EXCHANGE: IU hospital in Muncie serves up room service

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MUNCIE, Ind. (AP) — Limited food choices and cafeteria-style dining.

That's how patients at IU Health Ball Memorial Hospital used to eat.

But now, patients at the hospital are being welcomed with another choice: room service dining.

"Over the years, the hospitals have converted to room service, allowing them (patients) to order what they want to, when they want to," said Diane Pursley, nutrition services manager at IU Health.

Most IU Health hospitals are now providing room service, said Glenn Pope, director of support services for IU Health BMH.

Other hospitals in Indiana outside the IU Health network that have made this change include St. Vincent and Peyton Manning Children's hospitals.

Since Nov. 10, patients at IU Health BMH have been able to choose their meals from the hospital's room service dining menu.

The hospital's new food service has not been around for as long as those of other hospitals because it is a financial investment because of new equipment and new staff members.

More than eight staffers were hired to provide the most efficient room service dining experience for patients. And that was necessary because dozens of menu items are listed for patients.

They include, but are not limited to:

Breakfast: French toast, omelets, pastries, cereal and fruit.

Lunch: Soups, salads, deli favorites, sandwiches, crusted chicken, fish, pasta and grilled meats.

There are also several drink and dessert options from which to choose.

When it comes to cost, a patient isn't charged a fee different from regular hospital food and dining.

However, family members are charged $6.95 for the room service option.

But what if a patient has to watch what he or she is eating, or has a dietary restriction?

That's where Mandy Puckett, registered dietitian and manager of nutrition and weight management systems at BMH Bariatric and Medical Weight Loss Center, comes in.

She communicates with both Pursley and floor "ambassadors" to make sure the patient is happy and eating healthy.

"When patients are eating better, certainly that will help their nutritional status, which would hope to impact their outcome and recovery positively," Puckett said.

Ambassadors are stationed on the floors and become familiar to patients by using an iPad to take each patient's order.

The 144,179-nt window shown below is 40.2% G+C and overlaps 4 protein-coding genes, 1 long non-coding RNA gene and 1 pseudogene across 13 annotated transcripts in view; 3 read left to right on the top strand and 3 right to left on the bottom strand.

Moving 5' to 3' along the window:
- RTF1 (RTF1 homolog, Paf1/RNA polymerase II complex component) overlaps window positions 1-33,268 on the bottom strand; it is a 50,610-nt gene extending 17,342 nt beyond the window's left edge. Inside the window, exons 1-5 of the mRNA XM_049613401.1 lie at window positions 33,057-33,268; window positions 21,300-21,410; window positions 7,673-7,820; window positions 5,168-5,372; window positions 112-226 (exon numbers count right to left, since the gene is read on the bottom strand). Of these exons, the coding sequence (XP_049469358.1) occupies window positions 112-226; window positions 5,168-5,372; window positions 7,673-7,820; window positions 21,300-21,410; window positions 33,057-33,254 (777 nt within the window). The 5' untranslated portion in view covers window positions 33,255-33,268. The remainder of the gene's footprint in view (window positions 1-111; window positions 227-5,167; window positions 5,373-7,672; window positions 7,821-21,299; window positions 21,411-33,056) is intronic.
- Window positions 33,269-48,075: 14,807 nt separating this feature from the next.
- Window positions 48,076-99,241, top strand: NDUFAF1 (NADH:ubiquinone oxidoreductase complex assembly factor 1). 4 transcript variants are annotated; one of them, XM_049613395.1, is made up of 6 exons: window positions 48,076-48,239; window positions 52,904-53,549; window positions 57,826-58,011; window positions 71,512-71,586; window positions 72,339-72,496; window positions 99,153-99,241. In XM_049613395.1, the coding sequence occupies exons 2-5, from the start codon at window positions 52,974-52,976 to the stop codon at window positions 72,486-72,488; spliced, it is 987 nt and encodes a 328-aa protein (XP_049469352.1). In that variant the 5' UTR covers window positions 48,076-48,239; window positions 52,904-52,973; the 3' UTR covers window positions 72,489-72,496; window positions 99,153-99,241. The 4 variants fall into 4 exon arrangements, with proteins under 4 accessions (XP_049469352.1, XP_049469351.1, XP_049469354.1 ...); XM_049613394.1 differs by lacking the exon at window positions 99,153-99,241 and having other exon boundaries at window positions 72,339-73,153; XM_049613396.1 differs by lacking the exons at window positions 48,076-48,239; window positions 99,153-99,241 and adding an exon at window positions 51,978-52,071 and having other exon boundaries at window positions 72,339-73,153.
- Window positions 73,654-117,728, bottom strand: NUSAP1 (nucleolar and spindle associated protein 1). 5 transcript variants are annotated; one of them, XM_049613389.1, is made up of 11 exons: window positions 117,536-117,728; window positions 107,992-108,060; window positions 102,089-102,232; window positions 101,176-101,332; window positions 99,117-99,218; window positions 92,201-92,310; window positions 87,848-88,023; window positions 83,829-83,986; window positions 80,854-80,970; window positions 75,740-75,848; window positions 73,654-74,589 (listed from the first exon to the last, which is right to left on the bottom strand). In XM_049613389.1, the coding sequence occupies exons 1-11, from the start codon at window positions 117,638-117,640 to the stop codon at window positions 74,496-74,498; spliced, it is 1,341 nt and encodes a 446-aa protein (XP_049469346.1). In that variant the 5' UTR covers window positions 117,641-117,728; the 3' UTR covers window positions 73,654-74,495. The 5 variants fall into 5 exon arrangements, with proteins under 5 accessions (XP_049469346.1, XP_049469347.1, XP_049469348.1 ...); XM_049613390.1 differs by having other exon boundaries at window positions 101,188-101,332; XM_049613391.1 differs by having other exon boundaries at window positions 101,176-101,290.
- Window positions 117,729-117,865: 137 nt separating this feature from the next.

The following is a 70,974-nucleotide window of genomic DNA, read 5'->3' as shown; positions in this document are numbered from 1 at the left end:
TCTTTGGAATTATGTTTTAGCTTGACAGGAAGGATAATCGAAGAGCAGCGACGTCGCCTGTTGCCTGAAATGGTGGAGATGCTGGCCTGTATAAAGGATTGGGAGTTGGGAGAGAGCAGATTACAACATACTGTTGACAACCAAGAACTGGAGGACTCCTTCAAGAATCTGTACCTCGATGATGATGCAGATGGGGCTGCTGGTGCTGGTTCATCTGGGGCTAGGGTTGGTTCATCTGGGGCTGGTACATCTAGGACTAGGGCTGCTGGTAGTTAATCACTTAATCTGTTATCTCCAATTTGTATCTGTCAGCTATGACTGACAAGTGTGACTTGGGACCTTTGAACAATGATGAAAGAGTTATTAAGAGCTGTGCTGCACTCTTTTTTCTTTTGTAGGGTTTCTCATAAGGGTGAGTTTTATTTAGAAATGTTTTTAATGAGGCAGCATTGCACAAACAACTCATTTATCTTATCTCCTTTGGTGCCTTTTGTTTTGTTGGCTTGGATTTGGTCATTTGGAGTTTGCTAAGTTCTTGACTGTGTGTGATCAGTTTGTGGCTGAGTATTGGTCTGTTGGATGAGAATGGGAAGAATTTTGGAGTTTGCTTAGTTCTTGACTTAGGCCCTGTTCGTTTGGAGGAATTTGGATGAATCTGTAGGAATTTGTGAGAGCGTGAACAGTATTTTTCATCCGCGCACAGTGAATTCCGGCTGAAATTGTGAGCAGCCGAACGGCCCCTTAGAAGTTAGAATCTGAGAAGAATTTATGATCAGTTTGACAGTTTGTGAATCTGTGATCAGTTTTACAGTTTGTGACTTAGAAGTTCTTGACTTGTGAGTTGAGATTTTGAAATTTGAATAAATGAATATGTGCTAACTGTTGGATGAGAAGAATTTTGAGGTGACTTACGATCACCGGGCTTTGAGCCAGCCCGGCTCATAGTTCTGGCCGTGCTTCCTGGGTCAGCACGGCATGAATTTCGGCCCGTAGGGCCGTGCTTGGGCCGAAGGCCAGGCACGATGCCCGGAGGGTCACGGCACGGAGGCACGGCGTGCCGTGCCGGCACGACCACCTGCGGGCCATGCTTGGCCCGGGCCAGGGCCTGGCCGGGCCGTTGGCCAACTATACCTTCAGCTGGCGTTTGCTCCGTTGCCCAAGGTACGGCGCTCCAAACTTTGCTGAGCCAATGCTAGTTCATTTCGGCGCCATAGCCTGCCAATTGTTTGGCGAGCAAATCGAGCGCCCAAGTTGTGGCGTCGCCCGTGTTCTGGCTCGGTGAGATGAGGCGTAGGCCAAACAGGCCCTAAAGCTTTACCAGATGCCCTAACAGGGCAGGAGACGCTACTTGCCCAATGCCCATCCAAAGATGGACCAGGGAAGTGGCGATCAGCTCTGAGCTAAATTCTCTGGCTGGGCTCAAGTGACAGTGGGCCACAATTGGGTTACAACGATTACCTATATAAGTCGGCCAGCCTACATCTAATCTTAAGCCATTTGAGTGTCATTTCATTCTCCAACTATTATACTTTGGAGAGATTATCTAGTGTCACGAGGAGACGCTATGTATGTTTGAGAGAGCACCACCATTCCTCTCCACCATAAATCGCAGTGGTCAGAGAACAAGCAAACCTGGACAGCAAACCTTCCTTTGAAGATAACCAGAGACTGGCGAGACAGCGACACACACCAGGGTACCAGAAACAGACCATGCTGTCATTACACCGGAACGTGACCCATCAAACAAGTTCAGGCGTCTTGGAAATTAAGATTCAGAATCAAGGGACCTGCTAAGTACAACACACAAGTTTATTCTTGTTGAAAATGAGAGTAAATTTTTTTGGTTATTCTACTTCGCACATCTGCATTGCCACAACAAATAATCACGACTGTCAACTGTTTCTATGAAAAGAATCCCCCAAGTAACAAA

The iPad also contains a patient's charts, allowing the ambassador to makes sure patients such as Marion Clawson are aware of their diets and what they are eating and ordering.

"They actually take the orders from the patients who need help, and they deliver all the trays to all the patients in their zone," Pursley said. "They kind of develop a relationship with those patients, where before it would be a different tray-passer every day."

Clawson was staying in the hospital's general medical unit recently.

He had ordered a few meals from the menu during his stay, and said they'd all been good.

The challenge in the kitchen? "Trying to meet that goal within the time the tickets get there, for the patients," Samantha Webster, service assistant said.

For patients who want to call down to the kitchen's call center to order, that can be a challenge due to early calls, late calls and holds.

"Over time what we hope to do is have the ambassador select (food) with more of the patients to reduce the number of calls," Pursley said.

But when it comes to patient satisfaction with the food, all seems to be going smoothly.

"From the patients, as far as the quality of the food, the feedback has been really good," Pursley said. "The patients are really happy with their choices."

Another positive change? The amount of food that no longer goes to waste.

Under the previous system, "They spent tremendous energy getting food to the floor, the patient didn't eat it, it was brought all the way back downstairs, and we were wasting a lot of food," said Pope. "Now with this, there's a lot less waste and we hope to offset some costs with food savings."

Both Pursley and the nutrition services team were awarded a 2015 Values Leadership Award this month for their hard work and service.

Pursley plans to continue leading this new program during its transition from traditional meals to room service dining.


Source: The Star Press,


Information from: The Star Press,

This is an AP Member Exchange story shared by The Star Press.

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